A month ago I received a review copy of Amy King's new book of poems, Missing Museum. I know only a bit about Amy King from Goodreads, reading news stories about writers who are aggravated Bob Dylan won the Nobel Prize, and seeing her on one of the ModPo MOOC panels. I also quoted one of her essays in my eBook, Writing in the Age of Narcissism. But I hadn't yet had an opportunity to read her work.
In this book I was initially fascinated by her creative but non-integral titles like “Pussy Pussy Sochi Pussy Putin Sochi Queer Queer Pussy” and “One Bird Behind One Bird” and "Imperfect Yet.” The titles felt like random good lines being put to good post-modern use. The first and ending poems also experiment with ALL CAPS, making them challenging little book ends. If every poem had been in ALL CAPS, I'd probably still be reading them.
Once deep into the poems, they reminded me of poems by Jim Carroll due to their kind of gritty, skin-ripping quality. Or Henry Rollins. These poems are unkempt, full of street-intellectualizing that is delightfully pushy.
She had me in the prologue with "purveyors of knowledge, but too, your emotions are an intelligence.” Not only is this a defense of the emotional, I feel the entire set is writing about various intelligences: equations, indices, data, “math life,” points, beliefs and theories that aren’t adding up. In “Pussy Riot Rush Hour” “we incomplete ourselves.” In “Violent Blossoming Cities Ask How to Hear the Song” you can “centrifuge yourself.” These feel like riffs that solve for disruption.
In the book's back-advertising, John Ashbery is quoted describing King’s poems as “abstractions to brilliant, jagged life, emerging into rather than out of the busyness of living.” That’s a good way of saying it (I guess). She's writing in a very intense now-ness. But I would like to separate King from Ashbery here because I think she’s moving in another direction from the Ashbery school. These poems move in and out of accessibility. There are bits of straight-shooting I loved in poems like “A Room Without Walls” invoking whiskey and Lionel Richie. There's movement here where some Ashbery-students stall. She's not stuck in the same whirlpool of an old experiment. Literally, “the room opens into a field.”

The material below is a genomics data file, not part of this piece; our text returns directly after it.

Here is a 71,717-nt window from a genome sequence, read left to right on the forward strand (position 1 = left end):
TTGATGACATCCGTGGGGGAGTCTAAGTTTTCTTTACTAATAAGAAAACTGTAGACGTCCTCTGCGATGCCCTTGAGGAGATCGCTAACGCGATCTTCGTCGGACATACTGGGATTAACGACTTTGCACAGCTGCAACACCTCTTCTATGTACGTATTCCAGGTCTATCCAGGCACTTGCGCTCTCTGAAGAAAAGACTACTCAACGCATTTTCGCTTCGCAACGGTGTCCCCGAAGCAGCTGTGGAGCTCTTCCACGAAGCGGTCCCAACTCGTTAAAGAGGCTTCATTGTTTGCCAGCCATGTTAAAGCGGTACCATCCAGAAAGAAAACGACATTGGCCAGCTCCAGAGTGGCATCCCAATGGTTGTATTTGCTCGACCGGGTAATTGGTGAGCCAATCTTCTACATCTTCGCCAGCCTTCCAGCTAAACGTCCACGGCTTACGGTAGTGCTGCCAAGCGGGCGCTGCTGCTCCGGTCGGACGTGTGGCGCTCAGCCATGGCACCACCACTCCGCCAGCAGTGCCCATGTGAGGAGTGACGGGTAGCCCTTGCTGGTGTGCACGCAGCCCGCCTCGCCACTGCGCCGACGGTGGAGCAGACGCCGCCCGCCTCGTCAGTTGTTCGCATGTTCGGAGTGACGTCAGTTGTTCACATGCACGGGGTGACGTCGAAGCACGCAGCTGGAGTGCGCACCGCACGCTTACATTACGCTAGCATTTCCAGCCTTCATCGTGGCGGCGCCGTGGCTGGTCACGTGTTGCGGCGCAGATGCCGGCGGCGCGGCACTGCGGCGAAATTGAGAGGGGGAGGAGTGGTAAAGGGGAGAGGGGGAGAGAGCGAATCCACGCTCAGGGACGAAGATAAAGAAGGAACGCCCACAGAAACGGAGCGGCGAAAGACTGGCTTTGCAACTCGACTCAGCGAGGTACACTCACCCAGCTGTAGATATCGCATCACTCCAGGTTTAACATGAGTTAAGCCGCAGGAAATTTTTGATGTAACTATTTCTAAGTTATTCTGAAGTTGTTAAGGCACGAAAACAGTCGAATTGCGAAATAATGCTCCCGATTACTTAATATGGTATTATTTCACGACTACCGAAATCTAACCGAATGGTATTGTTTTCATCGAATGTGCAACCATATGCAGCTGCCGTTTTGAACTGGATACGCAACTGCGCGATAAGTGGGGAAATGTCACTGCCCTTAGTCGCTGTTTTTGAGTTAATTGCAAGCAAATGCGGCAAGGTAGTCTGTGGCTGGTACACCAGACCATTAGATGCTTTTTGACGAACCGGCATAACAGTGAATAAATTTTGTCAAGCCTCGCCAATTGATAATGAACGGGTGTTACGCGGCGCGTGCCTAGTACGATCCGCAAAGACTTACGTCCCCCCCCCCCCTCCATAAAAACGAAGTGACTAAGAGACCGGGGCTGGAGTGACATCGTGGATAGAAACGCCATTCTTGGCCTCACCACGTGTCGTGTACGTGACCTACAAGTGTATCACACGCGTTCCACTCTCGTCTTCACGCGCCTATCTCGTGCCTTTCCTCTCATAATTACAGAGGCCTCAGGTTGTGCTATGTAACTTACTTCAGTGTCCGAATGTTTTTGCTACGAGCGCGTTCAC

King can give even her enigmatic-ness a precision in one section but then provide some slack and sense in another. We relax from earlier abstractions and the contrast is satisfying and interesting. There's also emotional directness at a cerebral level. Here's where we push to escape agendas, both sexual and poetic. In "The Little Engine’s Death" she wonders, “am I hiding in the shotgun’s sexual agenda?” King is not afraid of feelings. And I can't help but think back to her essay on exclusion in today's poetry world when I read a line like this from "My Singularity is Self-Inflicted,"
Tonight I am in the museum of my life, and you have an inflated sense of signature.
And we're back to realism in a poem like "Your Heart, The Weight of Art, " which reminded me of Neruda:
Sometimes I see what isn’t there, and that includes Love,
as if some parlor trick is inherited from my great grandmother
of the mythical Cherokee variety. But she was no soothsayer, and I’m
now, with the life that is in you calling mine out.
There's subversiveness around what makes us feel. From the poem "One Bird Behind One Bird:"
Too bad about the plate, the shadowbox, the twisted book.
The universe conspired, a felony against your face
in search of the tiny light that carves such things,
a grand piano to play, a poor painting by Paul Stanley
resembling the way I feel instead,
I also like "Drive By and Understanding the Poem" as a meditation on language and poetry, literally poetry as place and place as a congregation of those who wield power in Poetry.
The poem’s also a handshake.
Her topics are also very up-to-date: guns, Baltimore, Muslims, gender identity, the Internet, (I always appreciate good capitalization on the word Internet), the Cloud, Americanness.
These poems are not solely games and juxtapositions. This is the difference between random and almost random. It takes more dexterity and I feel like there's just a smarter head behind it.
We are all cross-dressing
in tiny wings with the machines of bones to go on.